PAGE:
Friday, September 30, 2016

Refloated by boat

Sent the current version of "The Elements of Narrative" to a Journal that solicited a publication called "IOSR" the International Organization of Science. I'll probably regret it as the organization is pretty 3rd world. The paper has been significantly cleaned up. So we'll see.

Friday, September 23, 2016

Lots of blogging over at "Rock Piles"

Cranked out ~40 pages of writing and pictures over at my main blog. Ach! I am putting off coding the readText() function with recursive temporary vaulting.
Update: nah! recursive, but vaulting only at the highest level.

Origins of the word "Narwhal"

Got this from a comment in Dictionary.com [here] by a person named Kald:

And by the way, “narr” also means both a “fool” and “jester” in Norwegian… I would guess it came from the Latin word “narrare” (a story or a tale). Jester = storyteller. And I would not be surprised if that is the origin of your Hebrew word as well.

Update: So it looks like I am completing the circle of the word back to its roots. And while we are on the subject of its roots, how about the 4-beat "5 3-6 5 3" sung with the words "nah nah-na nah nah". I would imagine it to be older than these languages. I would not be surprised if birds sing something like it. [Or I could be wrong and crazy.]

Thursday, September 15, 2016

The Pre-History of Narwhal

Only cuz I hope it will be of interest to someone:

I work at a dental company where we do lots of 3D geometry pattern recognition. I did this with the best of them for a few years before learning that the right approach is often through some kind of model fitting process. Recently a colleague developed a "model" for the entire pair of upper/lower arch of teeth, by doing principal component analysis on many examples of upper/lower arches. Using this model to fit new examples was a totally different exercise. Not like what you do in calculus, where the best fit is calculated, but rather something more like an exhaustive search through the possibilities. Nevertheless, the results are very effective.

I had similar success measuring the profiles of teeth and coming up with 2D polygon models, to fit to those profiles. In my case I could measure widths and heights of features in the profiles, and use these numbers to parameterize the 2D models. This gave a shortcut to finding a best model and a best fit. Before I developed a model based approach I spent a month or so trying to do pattern recognition solely with algebraic relations between the feature measurements. It just didn't work. But the models did (or did significantly better).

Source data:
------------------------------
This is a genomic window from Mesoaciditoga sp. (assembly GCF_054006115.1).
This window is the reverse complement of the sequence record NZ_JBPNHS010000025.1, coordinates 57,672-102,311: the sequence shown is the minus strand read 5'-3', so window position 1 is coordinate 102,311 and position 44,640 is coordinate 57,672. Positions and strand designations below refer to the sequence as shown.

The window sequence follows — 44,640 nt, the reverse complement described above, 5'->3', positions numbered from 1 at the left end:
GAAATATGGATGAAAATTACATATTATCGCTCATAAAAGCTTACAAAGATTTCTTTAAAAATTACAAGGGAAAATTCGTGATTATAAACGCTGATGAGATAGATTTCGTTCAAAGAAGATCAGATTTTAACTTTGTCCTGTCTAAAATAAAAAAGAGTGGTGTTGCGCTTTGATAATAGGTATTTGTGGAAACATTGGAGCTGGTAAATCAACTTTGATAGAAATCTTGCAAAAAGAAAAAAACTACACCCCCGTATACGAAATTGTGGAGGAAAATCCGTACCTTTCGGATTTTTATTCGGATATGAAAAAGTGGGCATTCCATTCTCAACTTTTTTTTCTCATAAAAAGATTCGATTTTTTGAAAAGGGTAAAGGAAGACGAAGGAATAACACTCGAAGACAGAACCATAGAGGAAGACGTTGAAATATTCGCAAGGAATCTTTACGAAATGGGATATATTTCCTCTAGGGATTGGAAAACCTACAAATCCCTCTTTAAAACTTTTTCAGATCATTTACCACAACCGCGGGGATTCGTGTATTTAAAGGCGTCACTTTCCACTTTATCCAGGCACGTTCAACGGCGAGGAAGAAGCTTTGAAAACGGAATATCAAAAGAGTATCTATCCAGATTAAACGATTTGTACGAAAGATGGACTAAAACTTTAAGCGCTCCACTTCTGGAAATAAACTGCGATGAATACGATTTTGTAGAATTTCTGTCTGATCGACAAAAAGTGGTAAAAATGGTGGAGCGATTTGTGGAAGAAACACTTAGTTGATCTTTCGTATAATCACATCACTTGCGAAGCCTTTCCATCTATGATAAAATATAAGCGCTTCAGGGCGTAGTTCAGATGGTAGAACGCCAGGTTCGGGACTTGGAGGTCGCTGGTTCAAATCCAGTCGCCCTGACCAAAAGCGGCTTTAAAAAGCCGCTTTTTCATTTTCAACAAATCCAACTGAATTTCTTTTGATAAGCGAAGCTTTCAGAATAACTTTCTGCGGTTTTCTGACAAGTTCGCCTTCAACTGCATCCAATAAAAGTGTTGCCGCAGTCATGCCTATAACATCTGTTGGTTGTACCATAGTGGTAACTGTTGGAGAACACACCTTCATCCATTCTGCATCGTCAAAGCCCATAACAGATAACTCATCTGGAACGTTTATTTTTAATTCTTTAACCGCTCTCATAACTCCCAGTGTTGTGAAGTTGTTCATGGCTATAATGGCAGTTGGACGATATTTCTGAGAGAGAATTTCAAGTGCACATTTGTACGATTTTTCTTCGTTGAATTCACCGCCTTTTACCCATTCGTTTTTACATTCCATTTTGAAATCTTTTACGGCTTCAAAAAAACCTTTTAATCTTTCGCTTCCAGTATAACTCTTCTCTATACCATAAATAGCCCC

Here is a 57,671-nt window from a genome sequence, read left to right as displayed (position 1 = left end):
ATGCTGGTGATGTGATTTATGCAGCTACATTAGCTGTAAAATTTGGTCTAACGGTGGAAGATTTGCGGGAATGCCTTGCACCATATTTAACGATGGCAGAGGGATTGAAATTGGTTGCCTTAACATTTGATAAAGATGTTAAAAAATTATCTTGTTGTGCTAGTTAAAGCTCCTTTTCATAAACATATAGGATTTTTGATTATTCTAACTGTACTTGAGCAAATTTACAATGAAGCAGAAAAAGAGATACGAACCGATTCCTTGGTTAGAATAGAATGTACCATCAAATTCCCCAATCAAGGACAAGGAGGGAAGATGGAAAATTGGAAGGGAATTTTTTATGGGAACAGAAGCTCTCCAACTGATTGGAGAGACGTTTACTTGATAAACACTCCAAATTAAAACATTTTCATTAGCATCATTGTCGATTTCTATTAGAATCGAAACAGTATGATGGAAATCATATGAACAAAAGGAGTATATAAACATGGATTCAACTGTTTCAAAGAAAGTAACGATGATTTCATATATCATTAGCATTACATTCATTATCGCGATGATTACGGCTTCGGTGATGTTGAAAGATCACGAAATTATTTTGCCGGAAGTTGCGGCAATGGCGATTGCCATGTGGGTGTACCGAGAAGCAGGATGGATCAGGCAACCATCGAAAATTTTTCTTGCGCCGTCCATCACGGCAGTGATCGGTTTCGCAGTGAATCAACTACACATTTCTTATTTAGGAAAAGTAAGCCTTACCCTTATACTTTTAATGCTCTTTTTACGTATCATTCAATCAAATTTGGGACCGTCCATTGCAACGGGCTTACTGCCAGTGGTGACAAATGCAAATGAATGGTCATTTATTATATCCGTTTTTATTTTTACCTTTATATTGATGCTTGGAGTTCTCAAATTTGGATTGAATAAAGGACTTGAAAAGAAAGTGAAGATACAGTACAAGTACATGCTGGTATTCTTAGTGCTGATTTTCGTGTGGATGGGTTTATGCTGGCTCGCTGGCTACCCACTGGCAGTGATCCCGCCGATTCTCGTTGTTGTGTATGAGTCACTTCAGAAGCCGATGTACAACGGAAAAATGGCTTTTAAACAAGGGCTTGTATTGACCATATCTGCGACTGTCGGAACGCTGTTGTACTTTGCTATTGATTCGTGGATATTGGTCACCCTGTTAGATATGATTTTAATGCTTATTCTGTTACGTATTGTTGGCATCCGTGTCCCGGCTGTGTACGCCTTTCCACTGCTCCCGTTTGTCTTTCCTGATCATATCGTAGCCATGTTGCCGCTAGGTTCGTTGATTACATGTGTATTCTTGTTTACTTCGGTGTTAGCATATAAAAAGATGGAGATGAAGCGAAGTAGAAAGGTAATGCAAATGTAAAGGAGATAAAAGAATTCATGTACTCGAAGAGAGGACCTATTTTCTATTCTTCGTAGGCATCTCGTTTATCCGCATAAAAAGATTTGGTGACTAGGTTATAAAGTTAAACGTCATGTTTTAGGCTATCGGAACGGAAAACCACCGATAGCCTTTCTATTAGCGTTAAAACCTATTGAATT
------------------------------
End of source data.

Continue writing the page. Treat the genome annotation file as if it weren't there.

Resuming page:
Somewhere around in there I started thinking about the ideas I published in the "Best Models" paper. While trying to write about them, at the same time I was seeing examples in how my cognitive processing was handling routine tasks: like getting up in the morning and going to the kitchen or, one time, when I started reading a paragraph. I noticed how the leading sentence of the paragraph gave me a frame of reference for the following sentences. That planted a seed.

It was in this intellectual environment that I was given a new assignment: To sort incoming text from the customers into "design" and "non-design" statements. It turns out customers use a text feature to override what they ordered or to ask for custom features. Sometimes they simply say "Hello" or "Merry Christmas". All of which makes order fulfillment harder. I was bound and determined to come at this problem using a best model approach.

Now everyone was an "expert" in Natural Language Processing and they were all braying about Bayesian Statistics (stuff I know how to do using AO Diagrams and Data Equilibrium) But I was convinced the best model approach could be applied to language and set about hacking together something that used keywords and tried to use key phrases and even tried to contain an information model for statements of particular importance. At some point I wished I had a dictionary of word patterns I could use, like a keyword dictionary. For example:
"As [blank] as possible"
I did not have that sort of generality and did the best I could. I learned that our customers had about 14 different topics they wrote about and came to call this "corpus" of text a narrow world. In a narrow world you want to sort text into its appropriate sub-topic and then try, as best as possible, to understand and be able to act on, whatever is expressed about that subtopic. Not only were the possibilities quite limited but, as a matter of fact, most people express themselves the same way or in one of several different ways. Since the possibilities are finite, processing text accurately should be possible.

I spent part of a year building an even better reader at home. I studied hotel reviews as a narrow world and tried to read what people were writing when they complained about noise. It was an interesting subject and I built up some good word lists. But, at the time, there was much I did not understand about approaching language with geometric preconceptions. The best model approach lays out a specific Fibre Bundle description for the relation between a total 'Pattern Space' and a base "Measurement Space' [see illustration here]. I never could understand which was which in the case of words. My noise reader was OK but got messier and messier and, in the end, Trip Advisor told me I could not mine their reviews. So dreams of money ended.